Chapter 22: A New Kind of Religiousness
Just think of a world where death does not exist, where nobody dies. The question, “What happens after death?” will be meaningless, the question of heaven and hell will be meaningless. And when you are eternal, what God can be more than you? Now he is eternal life, and you are a momentary phenomenon, a soap bubble; within a moment you will be gone - hence the fear. And the fear creates the search. You want to know what this death is, and you want to know whether something remains after it or not. Those who say that nothing remains after it are not religious. They don’t go to any temple, they don’t go to any church, they don’t have any holy scripture.
In India there existed a great movement, the Charvakas. That was the movement of atheists. Nothing parallel to it has happened anywhere in the world. Yes, there have been individual atheists like Epicurus, Diderot, Karl Marx, Lenin; but these are individual atheists. The Charvakas were a movement and the name of the man who founded the movement is Acharya Brihaspati.
India is, in many ways, rare. Even though Brihaspati founded the movement for atheism, still he is respected as a great acharya, a great master, even by those whom he was destroying at their very roots. This you cannot find happening anywhere else. India has a great respect for all kinds of seekers - even if a seeker says that there is nothing to seek; and that’s what the Charvakas were all about, the whole movement.
Brihaspati said, “There is nothing more than this life; eat, drink, and be merry. All religions are invented by the greedy priests to exploit you in the name of God, in the name of an afterlife.” And he describes the priests the best way they can be described. He describes them as dogs with hanging tongues, ready, wagging their tails, asking for food.
That’s why I say India is a rare country: even Brihaspati is accepted as an acharya. Whatsoever he says is debated, confuted, argued about, but that does not mean disrespect to the person. Of course he is a founder of a movement, and what he is saying needs to be argued about - but you need not kill him, or crucify him. He is challenging you: “All your religion is bogus; it is just because of the fear of death. And nobody has returned after death to say that he is still alive, so you don’t have any evidence at all. Death simply annihilates everything.”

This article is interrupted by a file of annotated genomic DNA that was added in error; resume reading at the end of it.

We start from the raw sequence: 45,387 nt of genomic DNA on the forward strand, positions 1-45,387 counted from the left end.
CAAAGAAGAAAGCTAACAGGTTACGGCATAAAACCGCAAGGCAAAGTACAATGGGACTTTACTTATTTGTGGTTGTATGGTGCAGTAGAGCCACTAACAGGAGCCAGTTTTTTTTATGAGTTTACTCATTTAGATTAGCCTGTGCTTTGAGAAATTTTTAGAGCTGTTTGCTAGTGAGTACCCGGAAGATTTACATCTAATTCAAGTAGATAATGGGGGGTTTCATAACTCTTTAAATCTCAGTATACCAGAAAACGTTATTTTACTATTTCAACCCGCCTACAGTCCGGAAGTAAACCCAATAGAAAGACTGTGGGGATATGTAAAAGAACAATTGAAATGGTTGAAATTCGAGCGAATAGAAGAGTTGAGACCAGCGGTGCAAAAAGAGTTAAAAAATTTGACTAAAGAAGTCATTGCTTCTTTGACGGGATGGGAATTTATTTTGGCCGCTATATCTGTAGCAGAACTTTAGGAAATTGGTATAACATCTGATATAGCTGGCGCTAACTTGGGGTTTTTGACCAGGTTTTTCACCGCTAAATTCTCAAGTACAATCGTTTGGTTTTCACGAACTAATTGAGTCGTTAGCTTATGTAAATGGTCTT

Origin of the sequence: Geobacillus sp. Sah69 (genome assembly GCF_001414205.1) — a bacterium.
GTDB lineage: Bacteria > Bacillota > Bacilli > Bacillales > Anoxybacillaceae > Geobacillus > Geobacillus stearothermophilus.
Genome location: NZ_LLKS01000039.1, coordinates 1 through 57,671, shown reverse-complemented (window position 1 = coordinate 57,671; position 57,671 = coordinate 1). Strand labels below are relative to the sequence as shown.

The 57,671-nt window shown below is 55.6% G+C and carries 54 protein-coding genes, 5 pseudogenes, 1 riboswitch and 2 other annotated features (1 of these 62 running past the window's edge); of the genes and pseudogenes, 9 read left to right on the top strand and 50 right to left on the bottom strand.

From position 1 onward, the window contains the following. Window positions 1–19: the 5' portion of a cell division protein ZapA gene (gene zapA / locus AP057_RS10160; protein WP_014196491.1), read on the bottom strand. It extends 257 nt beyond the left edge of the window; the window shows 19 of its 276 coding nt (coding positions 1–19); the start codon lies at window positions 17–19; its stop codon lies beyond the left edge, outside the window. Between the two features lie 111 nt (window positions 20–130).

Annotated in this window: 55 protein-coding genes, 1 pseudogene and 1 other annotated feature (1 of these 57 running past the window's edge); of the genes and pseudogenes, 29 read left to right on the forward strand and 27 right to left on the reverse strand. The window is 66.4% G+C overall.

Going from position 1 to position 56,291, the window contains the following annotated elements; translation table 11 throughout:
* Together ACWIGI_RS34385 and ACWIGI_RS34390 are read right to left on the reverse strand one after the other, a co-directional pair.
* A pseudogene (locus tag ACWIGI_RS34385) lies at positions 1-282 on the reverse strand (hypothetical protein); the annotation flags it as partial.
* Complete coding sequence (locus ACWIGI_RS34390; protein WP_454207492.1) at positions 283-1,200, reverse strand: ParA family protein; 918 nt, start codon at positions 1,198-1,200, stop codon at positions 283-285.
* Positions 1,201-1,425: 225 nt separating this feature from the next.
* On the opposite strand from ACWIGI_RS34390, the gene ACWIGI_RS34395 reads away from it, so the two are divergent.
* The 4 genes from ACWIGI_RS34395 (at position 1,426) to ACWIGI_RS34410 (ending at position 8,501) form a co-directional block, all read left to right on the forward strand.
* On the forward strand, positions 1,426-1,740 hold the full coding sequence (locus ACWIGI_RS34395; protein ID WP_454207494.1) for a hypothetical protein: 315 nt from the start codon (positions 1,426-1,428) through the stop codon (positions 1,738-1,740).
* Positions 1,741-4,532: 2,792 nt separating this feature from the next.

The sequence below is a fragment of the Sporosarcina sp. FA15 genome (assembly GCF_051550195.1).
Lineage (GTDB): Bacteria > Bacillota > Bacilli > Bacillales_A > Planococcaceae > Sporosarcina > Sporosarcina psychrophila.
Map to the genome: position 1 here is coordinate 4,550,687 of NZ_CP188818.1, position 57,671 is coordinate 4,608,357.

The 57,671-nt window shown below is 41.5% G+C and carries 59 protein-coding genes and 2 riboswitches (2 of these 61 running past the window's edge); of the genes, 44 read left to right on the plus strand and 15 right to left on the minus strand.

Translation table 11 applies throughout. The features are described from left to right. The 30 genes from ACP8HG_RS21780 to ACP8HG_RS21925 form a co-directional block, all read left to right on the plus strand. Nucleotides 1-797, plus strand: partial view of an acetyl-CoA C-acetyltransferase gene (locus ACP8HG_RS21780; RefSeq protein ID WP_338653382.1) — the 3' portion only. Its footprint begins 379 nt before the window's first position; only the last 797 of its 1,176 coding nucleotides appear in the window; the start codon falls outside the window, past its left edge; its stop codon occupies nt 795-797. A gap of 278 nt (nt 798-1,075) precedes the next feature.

Karl Marx said, after five thousand years, what the Charvakas had been saying in India for that long a time. Of course Marx uses a more scientific terminology. He says, “Man’s consciousness is an epiphenomenon - it is not a reality but only a by-product.”
Marx says that it is just like when a clock moves and has a certain life because it moves, but you know that there is no soul in it; you know that its movement is mechanical. It is arranged in such a way that it can be automatic, that while one part is unwinding, the other part is winding. So when one part is unwound, the other part is ready to run the clock because it is wound. And the same goes on: those two parts, one unwinding, the other winding. The whole function is just a mechanical phenomenon. That’s why he calls it an epiphenomenon: not a true phenomenon but only a by-product.
So it is with man’s consciousness, Marx says. It is just a combination of certain physical mechanisms, chemical combinations; and out of this whole bio-mechanical system, man speaks, man thinks, man tries to be somebody - even starts looking for truth, for God. But all these are just by-products.